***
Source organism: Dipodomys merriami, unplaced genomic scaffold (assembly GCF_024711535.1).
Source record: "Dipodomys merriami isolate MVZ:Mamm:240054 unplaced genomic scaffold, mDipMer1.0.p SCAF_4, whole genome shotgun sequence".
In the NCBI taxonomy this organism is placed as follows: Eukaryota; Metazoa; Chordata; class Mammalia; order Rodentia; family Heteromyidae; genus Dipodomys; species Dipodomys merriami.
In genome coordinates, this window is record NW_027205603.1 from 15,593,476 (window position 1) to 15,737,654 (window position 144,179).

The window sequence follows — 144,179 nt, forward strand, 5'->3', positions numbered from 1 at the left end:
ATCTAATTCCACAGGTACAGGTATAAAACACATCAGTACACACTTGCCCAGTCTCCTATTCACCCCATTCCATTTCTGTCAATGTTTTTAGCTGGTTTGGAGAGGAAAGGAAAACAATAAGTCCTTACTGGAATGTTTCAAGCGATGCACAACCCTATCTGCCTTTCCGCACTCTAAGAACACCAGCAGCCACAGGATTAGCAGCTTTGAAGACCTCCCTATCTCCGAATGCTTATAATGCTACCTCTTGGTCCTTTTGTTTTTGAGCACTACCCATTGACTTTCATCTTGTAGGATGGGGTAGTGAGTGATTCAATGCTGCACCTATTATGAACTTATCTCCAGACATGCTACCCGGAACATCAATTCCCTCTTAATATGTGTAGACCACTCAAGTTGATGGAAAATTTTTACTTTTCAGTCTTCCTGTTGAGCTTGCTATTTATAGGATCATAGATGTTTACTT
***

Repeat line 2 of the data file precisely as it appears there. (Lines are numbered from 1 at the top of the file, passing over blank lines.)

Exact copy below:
Source record: "Dipodomys merriami isolate MVZ:Mamm:240054 unplaced genomic scaffold, mDipMer1.0.p SCAF_4, whole genome shotgun sequence".